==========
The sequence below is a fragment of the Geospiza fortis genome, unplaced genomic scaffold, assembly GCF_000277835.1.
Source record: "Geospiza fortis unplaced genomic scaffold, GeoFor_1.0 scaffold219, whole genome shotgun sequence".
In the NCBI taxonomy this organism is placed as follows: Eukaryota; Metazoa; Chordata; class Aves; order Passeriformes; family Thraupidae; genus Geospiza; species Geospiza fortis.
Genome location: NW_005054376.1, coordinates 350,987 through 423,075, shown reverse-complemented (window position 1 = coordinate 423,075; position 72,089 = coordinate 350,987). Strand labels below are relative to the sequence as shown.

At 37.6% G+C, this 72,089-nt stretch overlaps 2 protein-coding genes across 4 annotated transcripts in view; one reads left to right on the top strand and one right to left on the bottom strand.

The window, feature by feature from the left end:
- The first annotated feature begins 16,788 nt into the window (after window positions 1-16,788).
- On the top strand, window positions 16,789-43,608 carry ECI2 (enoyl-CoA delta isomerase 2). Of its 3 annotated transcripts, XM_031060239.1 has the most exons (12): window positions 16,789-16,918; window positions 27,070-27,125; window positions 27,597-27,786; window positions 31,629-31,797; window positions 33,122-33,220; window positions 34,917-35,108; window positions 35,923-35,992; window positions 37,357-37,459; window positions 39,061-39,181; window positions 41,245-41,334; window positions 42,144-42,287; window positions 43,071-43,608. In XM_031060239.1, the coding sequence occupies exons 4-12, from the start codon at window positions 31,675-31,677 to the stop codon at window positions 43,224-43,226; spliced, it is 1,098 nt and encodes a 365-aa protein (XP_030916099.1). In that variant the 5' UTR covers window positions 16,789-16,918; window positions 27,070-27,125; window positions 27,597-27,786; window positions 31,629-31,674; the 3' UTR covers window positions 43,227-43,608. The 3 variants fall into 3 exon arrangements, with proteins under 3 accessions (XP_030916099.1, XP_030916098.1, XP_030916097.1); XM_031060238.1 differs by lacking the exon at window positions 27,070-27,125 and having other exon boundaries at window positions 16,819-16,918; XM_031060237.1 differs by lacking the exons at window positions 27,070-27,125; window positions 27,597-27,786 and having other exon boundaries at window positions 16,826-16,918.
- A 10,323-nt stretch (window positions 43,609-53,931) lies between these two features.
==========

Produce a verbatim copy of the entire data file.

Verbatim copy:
The sequence below is a fragment of the Geospiza fortis genome, unplaced genomic scaffold, assembly GCF_000277835.1.
Source record: "Geospiza fortis unplaced genomic scaffold, GeoFor_1.0 scaffold219, whole genome shotgun sequence".
In the NCBI taxonomy this organism is placed as follows: Eukaryota; Metazoa; Chordata; class Aves; order Passeriformes; family Thraupidae; genus Geospiza; species Geospiza fortis.
Genome location: NW_005054376.1, coordinates 350,987 through 423,075, shown reverse-complemented (window position 1 = coordinate 423,075; position 72,089 = coordinate 350,987). Strand labels below are relative to the sequence as shown.

At 37.6% G+C, this 72,089-nt stretch overlaps 2 protein-coding genes across 4 annotated transcripts in view; one reads left to right on the top strand and one right to left on the bottom strand.

The window, feature by feature from the left end:
- The first annotated feature begins 16,788 nt into the window (after window positions 1-16,788).
- On the top strand, window positions 16,789-43,608 carry ECI2 (enoyl-CoA delta isomerase 2). Of its 3 annotated transcripts, XM_031060239.1 has the most exons (12): window positions 16,789-16,918; window positions 27,070-27,125; window positions 27,597-27,786; window positions 31,629-31,797; window positions 33,122-33,220; window positions 34,917-35,108; window positions 35,923-35,992; window positions 37,357-37,459; window positions 39,061-39,181; window positions 41,245-41,334; window positions 42,144-42,287; window positions 43,071-43,608. In XM_031060239.1, the coding sequence occupies exons 4-12, from the start codon at window positions 31,675-31,677 to the stop codon at window positions 43,224-43,226; spliced, it is 1,098 nt and encodes a 365-aa protein (XP_030916099.1). In that variant the 5' UTR covers window positions 16,789-16,918; window positions 27,070-27,125; window positions 27,597-27,786; window positions 31,629-31,674; the 3' UTR covers window positions 43,227-43,608. The 3 variants fall into 3 exon arrangements, with proteins under 3 accessions (XP_030916099.1, XP_030916098.1, XP_030916097.1); XM_031060238.1 differs by lacking the exon at window positions 27,070-27,125 and having other exon boundaries at window positions 16,819-16,918; XM_031060237.1 differs by lacking the exons at window positions 27,070-27,125; window positions 27,597-27,786 and having other exon boundaries at window positions 16,826-16,918.
- A 10,323-nt stretch (window positions 43,609-53,931) lies between these two features.